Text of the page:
abstract = "Using scaled up data from an experimental farm platform in Scotland, we examined the relative economics of a conventional and a low-carbon integrated management system for two (otherwise identical) farms. By employing a novel market-based approach, we factored the market costs of greenhouse gas (GHG) emissions on the relative economics of both systems. Specifically, farmers are considered to be awarded emission credits in accordance with Scotland?s agricultural emissions reduction targets. Farmers are then considered to trade their net GHG emissions in an emissions trading scheme, with the integrated system expected to benefit from this arrangement due to its lower emissions. In further sensitivity analyses, we also considered the effect of premium pricing of integrated system crops on the relative economics of both systems. We find that in both the status quo and emissions trading scenarios, the conventional system is significantly more profitable. In the emissions trading scenario, an emissions price roughly three times the reported median prices over the last five years is required for the integrated system?s profitability to break-even with the conventional system. However, even at prevailing emissions prices, a 20{\%} premium pricing of the integrated system crops enables near parity in the profitability of both systems. We conclude that in order to facilitate greater adoption of low-carbon systems, policies may be needed to encourage farmers? realization of the cost of their externalities, in particular GHG emissions. At the same time, support should be given to a market system that recognizes premium prices for low-carbon system products.",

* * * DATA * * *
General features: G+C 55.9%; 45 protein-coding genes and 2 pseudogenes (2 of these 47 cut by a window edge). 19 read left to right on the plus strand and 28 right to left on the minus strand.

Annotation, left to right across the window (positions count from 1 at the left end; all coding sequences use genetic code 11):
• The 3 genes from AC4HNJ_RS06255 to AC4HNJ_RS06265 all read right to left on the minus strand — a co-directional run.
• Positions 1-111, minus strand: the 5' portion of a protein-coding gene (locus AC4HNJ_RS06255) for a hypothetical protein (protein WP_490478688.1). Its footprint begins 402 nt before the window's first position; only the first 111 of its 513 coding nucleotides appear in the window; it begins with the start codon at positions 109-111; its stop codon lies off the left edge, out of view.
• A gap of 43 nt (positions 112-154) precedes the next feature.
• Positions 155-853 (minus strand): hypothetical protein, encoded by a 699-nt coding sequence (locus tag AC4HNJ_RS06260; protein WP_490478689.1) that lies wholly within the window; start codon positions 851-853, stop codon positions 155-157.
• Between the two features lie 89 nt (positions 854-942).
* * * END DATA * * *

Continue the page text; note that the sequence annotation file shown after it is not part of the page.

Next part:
keywords = "conventional agriculture, integrated agriculture, economics, carbon emissions trade, premium prices",
author = "Yakubu Abdul-Salam and Cathy Hawes and Deborah Roberts and Mark Young",
note = "This work is funded through the Scottish Government Underpinning Capacity and Strategic Research Programme under the Rural and Environment Science and Analytical Services (RESAS) division (RESAS 2.3.9). For running the Centre for Sustainable Cropping platform, thanks go to Euan Caldwell, David Young and Andrew Christie (field/crop management), Andy Steven (agronomy), Gillian Banks, Paul Neave, and Linda Nell (field surveys). All usual caveats apply.",